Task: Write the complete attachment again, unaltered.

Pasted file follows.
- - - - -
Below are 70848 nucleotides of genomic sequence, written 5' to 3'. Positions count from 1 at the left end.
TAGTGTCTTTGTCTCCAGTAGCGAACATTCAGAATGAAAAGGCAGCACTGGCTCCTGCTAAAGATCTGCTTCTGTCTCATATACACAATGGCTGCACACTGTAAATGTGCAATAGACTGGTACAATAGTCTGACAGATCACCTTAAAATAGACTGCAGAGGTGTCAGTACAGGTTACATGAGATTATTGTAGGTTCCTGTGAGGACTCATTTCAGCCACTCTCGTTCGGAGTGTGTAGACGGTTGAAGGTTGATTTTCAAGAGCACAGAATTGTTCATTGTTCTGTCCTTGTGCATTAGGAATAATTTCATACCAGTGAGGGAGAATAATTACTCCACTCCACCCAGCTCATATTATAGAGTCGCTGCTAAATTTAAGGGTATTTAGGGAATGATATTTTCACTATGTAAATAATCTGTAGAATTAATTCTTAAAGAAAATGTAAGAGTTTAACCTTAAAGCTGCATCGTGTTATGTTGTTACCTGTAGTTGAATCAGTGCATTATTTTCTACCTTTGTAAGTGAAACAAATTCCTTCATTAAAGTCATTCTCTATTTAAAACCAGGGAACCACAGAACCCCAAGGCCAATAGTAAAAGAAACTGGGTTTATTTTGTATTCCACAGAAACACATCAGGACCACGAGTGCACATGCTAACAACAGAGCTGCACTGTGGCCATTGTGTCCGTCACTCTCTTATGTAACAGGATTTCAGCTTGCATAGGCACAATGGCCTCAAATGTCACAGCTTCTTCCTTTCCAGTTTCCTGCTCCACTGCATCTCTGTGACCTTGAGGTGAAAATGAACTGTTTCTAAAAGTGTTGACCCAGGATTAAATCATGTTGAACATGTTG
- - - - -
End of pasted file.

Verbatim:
Below are 70848 nucleotides of genomic sequence, written 5' to 3'. Positions count from 1 at the left end.
TAGTGTCTTTGTCTCCAGTAGCGAACATTCAGAATGAAAAGGCAGCACTGGCTCCTGCTAAAGATCTGCTTCTGTCTCATATACACAATGGCTGCACACTGTAAATGTGCAATAGACTGGTACAATAGTCTGACAGATCACCTTAAAATAGACTGCAGAGGTGTCAGTACAGGTTACATGAGATTATTGTAGGTTCCTGTGAGGACTCATTTCAGCCACTCTCGTTCGGAGTGTGTAGACGGTTGAAGGTTGATTTTCAAGAGCACAGAATTGTTCATTGTTCTGTCCTTGTGCATTAGGAATAATTTCATACCAGTGAGGGAGAATAATTACTCCACTCCACCCAGCTCATATTATAGAGTCGCTGCTAAATTTAAGGGTATTTAGGGAATGATATTTTCACTATGTAAATAATCTGTAGAATTAATTCTTAAAGAAAATGTAAGAGTTTAACCTTAAAGCTGCATCGTGTTATGTTGTTACCTGTAGTTGAATCAGTGCATTATTTTCTACCTTTGTAAGTGAAACAAATTCCTTCATTAAAGTCATTCTCTATTTAAAACCAGGGAACCACAGAACCCCAAGGCCAATAGTAAAAGAAACTGGGTTTATTTTGTATTCCACAGAAACACATCAGGACCACGAGTGCACATGCTAACAACAGAGCTGCACTGTGGCCATTGTGTCCGTCACTCTCTTATGTAACAGGATTTCAGCTTGCATAGGCACAATGGCCTCAAATGTCACAGCTTCTTCCTTTCCAGTTTCCTGCTCCACTGCATCTCTGTGACCTTGAGGTGAAAATGAACTGTTTCTAAAAGTGTTGACCCAGGATTAAATCATGTTGAACATGTTG